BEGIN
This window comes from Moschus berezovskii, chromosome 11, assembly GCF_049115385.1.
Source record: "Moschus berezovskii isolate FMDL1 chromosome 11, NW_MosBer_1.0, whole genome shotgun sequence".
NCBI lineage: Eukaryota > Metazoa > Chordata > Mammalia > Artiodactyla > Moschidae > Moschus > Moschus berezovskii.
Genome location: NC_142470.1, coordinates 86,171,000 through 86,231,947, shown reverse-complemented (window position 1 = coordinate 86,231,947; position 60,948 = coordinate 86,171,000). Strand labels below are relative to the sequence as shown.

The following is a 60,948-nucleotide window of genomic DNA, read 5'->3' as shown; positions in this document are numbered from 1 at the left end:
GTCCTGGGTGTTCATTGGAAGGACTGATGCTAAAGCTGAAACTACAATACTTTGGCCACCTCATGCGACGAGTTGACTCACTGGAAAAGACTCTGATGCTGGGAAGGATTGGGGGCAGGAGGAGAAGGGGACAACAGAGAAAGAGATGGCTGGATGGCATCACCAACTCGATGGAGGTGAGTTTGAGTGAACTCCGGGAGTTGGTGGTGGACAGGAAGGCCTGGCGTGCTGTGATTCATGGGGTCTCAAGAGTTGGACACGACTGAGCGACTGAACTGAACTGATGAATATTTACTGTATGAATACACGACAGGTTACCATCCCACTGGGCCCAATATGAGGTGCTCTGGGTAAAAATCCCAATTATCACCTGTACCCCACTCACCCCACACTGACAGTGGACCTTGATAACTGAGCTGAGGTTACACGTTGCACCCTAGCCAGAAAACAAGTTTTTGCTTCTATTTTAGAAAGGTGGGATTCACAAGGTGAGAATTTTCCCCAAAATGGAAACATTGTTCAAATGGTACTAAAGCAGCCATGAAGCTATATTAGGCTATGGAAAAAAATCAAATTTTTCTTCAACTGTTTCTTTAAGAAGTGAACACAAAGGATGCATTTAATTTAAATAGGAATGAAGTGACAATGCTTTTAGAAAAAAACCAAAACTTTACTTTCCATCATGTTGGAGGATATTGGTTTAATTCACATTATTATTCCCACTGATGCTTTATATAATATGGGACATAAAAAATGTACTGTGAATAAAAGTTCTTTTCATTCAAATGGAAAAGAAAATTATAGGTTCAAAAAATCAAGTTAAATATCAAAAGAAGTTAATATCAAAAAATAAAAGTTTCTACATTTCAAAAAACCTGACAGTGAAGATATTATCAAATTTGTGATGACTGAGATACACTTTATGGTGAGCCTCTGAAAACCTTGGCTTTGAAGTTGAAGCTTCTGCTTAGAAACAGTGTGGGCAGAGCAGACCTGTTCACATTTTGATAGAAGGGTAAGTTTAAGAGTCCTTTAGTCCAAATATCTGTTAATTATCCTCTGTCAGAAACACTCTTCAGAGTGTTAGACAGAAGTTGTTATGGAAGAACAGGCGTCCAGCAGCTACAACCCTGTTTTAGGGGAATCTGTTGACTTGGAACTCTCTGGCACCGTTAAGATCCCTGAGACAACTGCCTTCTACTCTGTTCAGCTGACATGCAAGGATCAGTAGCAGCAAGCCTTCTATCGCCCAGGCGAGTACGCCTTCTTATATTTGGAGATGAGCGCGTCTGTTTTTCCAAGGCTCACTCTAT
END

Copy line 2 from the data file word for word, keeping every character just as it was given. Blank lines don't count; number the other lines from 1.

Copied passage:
Source record: "Moschus berezovskii isolate FMDL1 chromosome 11, NW_MosBer_1.0, whole genome shotgun sequence".